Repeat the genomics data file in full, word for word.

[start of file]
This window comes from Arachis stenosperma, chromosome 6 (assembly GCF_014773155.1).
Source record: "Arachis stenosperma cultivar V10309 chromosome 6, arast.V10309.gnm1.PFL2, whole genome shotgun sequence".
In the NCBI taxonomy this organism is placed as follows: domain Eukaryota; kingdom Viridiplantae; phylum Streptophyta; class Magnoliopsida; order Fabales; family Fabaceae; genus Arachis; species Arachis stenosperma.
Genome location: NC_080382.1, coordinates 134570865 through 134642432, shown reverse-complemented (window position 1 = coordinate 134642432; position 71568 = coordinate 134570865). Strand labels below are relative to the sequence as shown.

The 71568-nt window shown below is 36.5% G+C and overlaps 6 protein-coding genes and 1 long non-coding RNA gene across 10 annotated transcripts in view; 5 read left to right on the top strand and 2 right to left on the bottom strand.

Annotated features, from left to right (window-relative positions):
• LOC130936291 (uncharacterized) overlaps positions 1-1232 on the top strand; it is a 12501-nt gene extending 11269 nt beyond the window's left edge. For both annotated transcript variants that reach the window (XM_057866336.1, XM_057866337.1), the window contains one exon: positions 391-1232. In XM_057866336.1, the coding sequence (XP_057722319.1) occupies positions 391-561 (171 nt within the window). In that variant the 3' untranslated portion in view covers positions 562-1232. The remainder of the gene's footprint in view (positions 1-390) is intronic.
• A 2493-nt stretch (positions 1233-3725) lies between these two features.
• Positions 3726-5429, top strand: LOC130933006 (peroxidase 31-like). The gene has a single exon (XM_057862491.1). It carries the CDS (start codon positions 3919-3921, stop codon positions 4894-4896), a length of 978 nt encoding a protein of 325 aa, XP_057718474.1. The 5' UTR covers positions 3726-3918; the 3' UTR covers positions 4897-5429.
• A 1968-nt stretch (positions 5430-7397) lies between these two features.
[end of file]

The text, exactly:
This window comes from Arachis stenosperma, chromosome 6 (assembly GCF_014773155.1).
Source record: "Arachis stenosperma cultivar V10309 chromosome 6, arast.V10309.gnm1.PFL2, whole genome shotgun sequence".
In the NCBI taxonomy this organism is placed as follows: domain Eukaryota; kingdom Viridiplantae; phylum Streptophyta; class Magnoliopsida; order Fabales; family Fabaceae; genus Arachis; species Arachis stenosperma.
Genome location: NC_080382.1, coordinates 134570865 through 134642432, shown reverse-complemented (window position 1 = coordinate 134642432; position 71568 = coordinate 134570865). Strand labels below are relative to the sequence as shown.

The 71568-nt window shown below is 36.5% G+C and overlaps 6 protein-coding genes and 1 long non-coding RNA gene across 10 annotated transcripts in view; 5 read left to right on the top strand and 2 right to left on the bottom strand.

Annotated features, from left to right (window-relative positions):
• LOC130936291 (uncharacterized) overlaps positions 1-1232 on the top strand; it is a 12501-nt gene extending 11269 nt beyond the window's left edge. For both annotated transcript variants that reach the window (XM_057866336.1, XM_057866337.1), the window contains one exon: positions 391-1232. In XM_057866336.1, the coding sequence (XP_057722319.1) occupies positions 391-561 (171 nt within the window). In that variant the 3' untranslated portion in view covers positions 562-1232. The remainder of the gene's footprint in view (positions 1-390) is intronic.
• A 2493-nt stretch (positions 1233-3725) lies between these two features.
• Positions 3726-5429, top strand: LOC130933006 (peroxidase 31-like). The gene has a single exon (XM_057862491.1). It carries the CDS (start codon positions 3919-3921, stop codon positions 4894-4896), a length of 978 nt encoding a protein of 325 aa, XP_057718474.1. The 5' UTR covers positions 3726-3918; the 3' UTR covers positions 4897-5429.
• A 1968-nt stretch (positions 5430-7397) lies between these two features.